Delhi High Court extends stay on import ban on Electronic Nicotine Delivery Systems
The Delhi High Court, in a hearing scheduled on 17 May, extended its stay on the ban on Electronic Nicotine Delivery Systems (ENDS), until the next hearing scheduled on 22 August 2019.A two-member bench under the Chief Justice of the Delhi High Court had earlier, on May 16,denied the Centre’s appeal against the interim stay that had been imposed on the ban. So far,contrary to the Government’s position, judges presiding over multiple matters pertaining to ENDS have held that these products cannot be banned under the Drugs and Cosmetics Act.
Background of case
- In August 2018, the Ministry of Health and Family Welfare issued an advisory to states asking them to ban sales, trade, import, manufacturing and promotion of ENDS.
- In November 2018, the Central Board of Indirect Taxes and Customs (CBIC) directed customs officials to refer all import shipments of ENDS to regional Drug Controllers to check for Compliance under Drugs and Cosmetics Act.
- In February 2019, the Directorate General of Health Services (DGHS) wrote to State Drug Controllers asking them to ensure that ENDS are not sold in their jurisdiction.
- OnMarch 18, 2019, while hearing a writ petition filed by importers, Hon’ble Justice Vibhu Bakhru of Delhi High Court ordered a stay on both these documents until the May 17, 2019 hearing. He stated that since these products cannot be defined as drugs, they would not come under the jurisdiction of the DGHS.
Instead of submitting a counter-affidavit, the Government had filed an appeal against the interim stay granted on the ENDS ban. The hearing was listed before a two-member divisional bench under the Chief Justice of Delhi High Court on May 16, 2019. The Government’s Counsel argued that ENDS were akin to nicotine replacement therapy (NRT) products such as nicotine patches, gums, and would therefore, fall under the definition of ‘drug’ as per the Drugs and Cosmetics Act, 1940. However, the Chief Justice agreed with Hon’bleJustice VibhuBakhru’s stance that ENDScannot be defined as ‘drugs’ and therefore, cannot be regulated or banned under the Drugs and Cosmetics Act and dismissed the appeal.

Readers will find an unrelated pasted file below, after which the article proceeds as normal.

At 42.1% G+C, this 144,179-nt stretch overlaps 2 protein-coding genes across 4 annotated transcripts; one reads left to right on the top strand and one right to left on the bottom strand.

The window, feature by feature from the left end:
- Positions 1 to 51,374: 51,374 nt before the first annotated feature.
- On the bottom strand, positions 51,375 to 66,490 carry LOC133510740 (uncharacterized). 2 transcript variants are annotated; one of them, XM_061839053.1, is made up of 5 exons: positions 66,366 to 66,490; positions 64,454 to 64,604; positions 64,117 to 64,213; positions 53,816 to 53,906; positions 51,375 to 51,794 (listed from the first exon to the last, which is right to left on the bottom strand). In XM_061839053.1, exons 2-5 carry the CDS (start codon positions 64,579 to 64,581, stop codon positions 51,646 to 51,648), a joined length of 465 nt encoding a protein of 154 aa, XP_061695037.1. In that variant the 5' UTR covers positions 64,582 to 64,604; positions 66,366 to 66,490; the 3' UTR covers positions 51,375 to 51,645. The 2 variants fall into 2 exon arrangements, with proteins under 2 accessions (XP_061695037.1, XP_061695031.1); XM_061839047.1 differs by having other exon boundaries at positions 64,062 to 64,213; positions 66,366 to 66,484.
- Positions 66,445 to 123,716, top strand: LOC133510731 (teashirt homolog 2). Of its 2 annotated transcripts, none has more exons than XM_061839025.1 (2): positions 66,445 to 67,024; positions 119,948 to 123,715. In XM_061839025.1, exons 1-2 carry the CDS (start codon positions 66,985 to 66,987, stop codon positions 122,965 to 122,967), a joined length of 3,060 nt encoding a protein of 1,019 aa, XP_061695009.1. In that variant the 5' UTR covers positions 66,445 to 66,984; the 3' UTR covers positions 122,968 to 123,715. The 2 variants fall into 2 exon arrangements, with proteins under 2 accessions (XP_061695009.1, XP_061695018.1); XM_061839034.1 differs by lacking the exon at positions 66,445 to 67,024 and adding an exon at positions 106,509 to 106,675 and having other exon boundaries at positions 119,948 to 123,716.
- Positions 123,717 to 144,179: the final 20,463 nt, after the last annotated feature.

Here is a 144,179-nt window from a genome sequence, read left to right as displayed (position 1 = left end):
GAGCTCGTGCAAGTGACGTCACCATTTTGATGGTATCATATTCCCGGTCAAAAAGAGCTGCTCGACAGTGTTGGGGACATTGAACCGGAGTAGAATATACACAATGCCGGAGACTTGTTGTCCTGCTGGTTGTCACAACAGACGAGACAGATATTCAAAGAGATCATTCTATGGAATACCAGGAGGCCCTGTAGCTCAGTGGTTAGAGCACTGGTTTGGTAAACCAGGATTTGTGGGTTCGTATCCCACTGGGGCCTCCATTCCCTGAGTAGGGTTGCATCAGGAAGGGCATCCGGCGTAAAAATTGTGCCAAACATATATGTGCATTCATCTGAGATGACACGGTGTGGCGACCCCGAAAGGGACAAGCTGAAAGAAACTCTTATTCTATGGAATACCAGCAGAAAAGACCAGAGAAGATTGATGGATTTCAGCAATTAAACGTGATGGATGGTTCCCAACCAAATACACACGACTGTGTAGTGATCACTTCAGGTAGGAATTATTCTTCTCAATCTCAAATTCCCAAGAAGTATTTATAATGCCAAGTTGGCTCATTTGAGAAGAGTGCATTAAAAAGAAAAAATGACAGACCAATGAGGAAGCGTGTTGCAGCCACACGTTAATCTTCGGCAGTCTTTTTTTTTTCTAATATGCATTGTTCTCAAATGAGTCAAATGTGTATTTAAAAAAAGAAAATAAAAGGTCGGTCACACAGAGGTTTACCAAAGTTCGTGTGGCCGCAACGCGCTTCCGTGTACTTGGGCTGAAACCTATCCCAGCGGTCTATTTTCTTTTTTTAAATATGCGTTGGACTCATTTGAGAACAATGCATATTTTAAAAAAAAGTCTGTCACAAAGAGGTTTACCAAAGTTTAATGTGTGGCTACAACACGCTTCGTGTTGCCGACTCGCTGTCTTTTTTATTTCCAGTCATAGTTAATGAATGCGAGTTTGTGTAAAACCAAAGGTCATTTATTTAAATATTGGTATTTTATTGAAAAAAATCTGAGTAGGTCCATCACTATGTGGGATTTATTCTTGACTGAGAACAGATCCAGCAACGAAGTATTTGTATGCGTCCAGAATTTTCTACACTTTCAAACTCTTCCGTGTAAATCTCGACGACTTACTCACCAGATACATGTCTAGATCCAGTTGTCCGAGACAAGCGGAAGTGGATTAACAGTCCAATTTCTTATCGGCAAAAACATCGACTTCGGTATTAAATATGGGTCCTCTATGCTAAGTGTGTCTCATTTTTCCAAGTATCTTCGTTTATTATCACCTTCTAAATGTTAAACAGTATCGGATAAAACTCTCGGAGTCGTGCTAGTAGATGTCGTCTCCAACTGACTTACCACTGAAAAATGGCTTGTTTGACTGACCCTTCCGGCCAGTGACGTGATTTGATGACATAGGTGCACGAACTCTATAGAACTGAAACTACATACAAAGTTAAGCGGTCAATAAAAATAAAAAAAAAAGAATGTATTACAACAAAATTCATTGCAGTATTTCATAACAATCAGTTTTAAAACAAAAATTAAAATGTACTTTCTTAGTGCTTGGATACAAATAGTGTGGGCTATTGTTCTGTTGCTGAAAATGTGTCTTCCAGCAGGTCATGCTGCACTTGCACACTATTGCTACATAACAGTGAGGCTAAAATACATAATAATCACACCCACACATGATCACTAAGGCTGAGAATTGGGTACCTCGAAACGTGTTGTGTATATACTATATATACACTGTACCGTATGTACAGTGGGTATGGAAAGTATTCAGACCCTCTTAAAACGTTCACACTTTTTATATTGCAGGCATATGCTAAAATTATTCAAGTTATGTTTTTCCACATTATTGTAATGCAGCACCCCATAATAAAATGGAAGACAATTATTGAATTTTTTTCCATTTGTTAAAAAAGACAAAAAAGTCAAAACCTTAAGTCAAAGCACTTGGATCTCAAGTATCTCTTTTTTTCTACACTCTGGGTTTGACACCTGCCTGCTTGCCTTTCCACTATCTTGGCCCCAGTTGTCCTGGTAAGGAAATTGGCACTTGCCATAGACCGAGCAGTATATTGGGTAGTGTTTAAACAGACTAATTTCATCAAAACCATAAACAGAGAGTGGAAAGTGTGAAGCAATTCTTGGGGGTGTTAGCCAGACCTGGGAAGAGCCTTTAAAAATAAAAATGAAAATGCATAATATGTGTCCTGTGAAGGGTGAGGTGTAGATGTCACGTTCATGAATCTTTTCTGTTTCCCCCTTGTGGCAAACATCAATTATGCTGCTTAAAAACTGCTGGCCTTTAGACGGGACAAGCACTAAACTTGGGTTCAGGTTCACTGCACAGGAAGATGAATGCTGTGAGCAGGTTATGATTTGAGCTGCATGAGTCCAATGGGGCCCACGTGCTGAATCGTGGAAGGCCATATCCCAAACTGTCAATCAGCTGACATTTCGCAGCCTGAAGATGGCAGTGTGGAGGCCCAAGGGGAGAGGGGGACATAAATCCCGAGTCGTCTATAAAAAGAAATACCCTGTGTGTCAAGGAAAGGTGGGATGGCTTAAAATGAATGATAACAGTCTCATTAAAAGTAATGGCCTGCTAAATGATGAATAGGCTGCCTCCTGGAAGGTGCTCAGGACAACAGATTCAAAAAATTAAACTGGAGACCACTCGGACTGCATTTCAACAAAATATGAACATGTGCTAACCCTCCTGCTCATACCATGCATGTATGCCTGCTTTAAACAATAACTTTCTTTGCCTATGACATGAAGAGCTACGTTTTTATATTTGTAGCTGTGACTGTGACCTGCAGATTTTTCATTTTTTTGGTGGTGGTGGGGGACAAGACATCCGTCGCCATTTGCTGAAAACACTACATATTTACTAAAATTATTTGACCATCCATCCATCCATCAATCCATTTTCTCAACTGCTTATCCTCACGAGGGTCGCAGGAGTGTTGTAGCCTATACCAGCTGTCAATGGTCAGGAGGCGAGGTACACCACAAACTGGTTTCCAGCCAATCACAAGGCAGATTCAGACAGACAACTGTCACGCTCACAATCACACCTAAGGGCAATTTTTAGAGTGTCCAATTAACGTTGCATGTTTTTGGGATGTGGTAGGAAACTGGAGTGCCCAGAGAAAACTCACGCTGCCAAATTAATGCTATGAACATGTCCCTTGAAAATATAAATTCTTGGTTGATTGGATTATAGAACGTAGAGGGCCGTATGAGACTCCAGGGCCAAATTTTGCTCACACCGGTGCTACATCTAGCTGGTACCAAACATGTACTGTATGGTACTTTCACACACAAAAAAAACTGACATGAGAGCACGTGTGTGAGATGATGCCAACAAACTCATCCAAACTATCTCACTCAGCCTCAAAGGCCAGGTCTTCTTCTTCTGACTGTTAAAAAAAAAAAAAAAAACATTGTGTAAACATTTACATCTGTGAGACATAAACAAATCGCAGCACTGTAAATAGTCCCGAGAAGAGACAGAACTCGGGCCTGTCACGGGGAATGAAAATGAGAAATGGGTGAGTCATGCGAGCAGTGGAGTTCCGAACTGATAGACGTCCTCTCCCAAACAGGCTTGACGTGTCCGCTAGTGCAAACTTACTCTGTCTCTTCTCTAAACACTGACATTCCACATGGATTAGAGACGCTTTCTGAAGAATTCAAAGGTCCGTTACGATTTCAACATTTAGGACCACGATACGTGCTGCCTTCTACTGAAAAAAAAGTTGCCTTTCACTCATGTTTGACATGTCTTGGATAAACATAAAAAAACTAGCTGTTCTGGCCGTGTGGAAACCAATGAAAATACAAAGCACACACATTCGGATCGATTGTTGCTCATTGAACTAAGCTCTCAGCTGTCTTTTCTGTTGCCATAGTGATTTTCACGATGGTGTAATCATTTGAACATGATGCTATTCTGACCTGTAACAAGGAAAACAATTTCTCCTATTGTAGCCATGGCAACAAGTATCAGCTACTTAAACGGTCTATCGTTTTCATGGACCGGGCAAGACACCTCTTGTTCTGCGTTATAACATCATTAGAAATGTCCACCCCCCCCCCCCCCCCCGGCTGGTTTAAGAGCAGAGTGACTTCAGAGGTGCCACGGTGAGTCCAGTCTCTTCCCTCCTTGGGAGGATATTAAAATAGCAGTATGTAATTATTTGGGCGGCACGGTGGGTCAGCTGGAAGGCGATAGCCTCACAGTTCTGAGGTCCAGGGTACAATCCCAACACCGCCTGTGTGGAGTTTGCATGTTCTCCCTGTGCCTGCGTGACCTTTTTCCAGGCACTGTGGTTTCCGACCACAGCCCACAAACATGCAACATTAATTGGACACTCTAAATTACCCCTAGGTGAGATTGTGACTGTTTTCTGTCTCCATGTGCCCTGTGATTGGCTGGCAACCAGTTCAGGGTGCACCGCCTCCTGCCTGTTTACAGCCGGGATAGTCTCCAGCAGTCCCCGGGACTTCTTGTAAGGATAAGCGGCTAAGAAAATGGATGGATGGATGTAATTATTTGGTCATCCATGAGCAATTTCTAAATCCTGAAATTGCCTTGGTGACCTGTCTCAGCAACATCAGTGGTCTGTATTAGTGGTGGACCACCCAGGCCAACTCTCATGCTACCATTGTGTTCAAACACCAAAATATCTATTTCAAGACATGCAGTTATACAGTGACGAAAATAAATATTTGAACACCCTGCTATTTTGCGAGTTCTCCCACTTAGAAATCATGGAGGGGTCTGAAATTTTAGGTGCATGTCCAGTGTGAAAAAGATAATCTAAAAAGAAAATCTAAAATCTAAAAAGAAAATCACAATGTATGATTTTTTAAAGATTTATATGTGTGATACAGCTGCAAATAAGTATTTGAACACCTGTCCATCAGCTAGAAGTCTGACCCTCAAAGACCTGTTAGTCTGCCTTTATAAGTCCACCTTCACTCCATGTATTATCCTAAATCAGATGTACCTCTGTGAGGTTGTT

The writ petitions were scheduled for the next hearing on May 17, 2019, however, counsel for the Government of India sought further time to file their counter-affidavit. The Court allowed the Government time till July 1 to file their response, post which the petitioners will have 4 weeks to file a rejoinder. The single judge also extended interim stay order until the next hearing on August 22, 2019.
So far, 10 states and union territories have banned ENDS, and most of these done so under the Drugs and Cosmetics Act, 1940. In the absence of existing relevant legislation, the Centre and State Governments attempts to ban ENDS are essentially bad in law.
Need for regulation
ENDS, or vapes, as they are commonly called, are a popular reduced harm alternative to cigarette smoking. Global scientific evidence suggests that ENDS are at least 95 per cent less harmful than tobacco smoking, and has the potential to drastically reduce the world’s tobacco burden. In India, over 1.35 million people die due to tobacco related illnesses annually.
ENDS are a sui generis product and instead of uninformed and irrational banning or prohibiting use, steps must be taken by the concerned authorities to enact regulations that will ensure its safety and quality in the market.Public health experts argue that adult smokers should be given access to quality-controlled ENDS, with the objective of reducing harm caused by cigarettes. At present, 34 out of 36 OECD countries have regulated ENDS, covering aspects of marketing, labelling, manufacturing quality, standards for contaminants and also restricting access of these products to youth. Countries like UK and US have seen significant reduction in smoking rates since ENDS have become commonly available as less harmful alternatives.